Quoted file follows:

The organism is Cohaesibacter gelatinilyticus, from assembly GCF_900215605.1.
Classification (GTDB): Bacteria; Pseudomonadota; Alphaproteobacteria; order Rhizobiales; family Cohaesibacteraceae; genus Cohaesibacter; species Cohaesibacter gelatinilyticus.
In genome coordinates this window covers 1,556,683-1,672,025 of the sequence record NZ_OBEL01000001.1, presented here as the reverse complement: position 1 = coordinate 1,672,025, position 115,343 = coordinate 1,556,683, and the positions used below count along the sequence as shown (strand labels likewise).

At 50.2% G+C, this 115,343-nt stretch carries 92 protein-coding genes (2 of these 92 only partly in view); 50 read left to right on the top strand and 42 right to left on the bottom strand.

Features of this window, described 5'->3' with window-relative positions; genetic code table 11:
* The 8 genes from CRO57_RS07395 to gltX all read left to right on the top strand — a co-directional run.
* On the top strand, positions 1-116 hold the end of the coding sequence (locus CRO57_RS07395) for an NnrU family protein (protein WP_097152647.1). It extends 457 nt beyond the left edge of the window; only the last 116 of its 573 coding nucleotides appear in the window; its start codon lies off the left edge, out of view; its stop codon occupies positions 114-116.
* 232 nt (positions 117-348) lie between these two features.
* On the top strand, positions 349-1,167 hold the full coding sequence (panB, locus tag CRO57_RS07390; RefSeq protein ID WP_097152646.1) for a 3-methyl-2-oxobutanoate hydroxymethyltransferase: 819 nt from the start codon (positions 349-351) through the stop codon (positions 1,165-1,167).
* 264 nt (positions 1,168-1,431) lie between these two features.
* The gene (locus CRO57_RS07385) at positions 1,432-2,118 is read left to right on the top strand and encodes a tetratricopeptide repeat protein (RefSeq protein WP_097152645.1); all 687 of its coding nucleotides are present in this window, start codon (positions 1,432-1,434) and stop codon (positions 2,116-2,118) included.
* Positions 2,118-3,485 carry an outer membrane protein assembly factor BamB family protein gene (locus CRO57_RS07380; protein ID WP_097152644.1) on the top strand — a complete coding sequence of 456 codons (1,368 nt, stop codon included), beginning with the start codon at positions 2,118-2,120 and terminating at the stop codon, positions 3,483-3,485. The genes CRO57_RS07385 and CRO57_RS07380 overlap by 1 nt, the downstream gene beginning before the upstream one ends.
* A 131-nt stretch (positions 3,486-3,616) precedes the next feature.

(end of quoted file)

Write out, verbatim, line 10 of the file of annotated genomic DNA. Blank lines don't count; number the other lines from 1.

* 264 nt (positions 1,168-1,431) lie between these two features.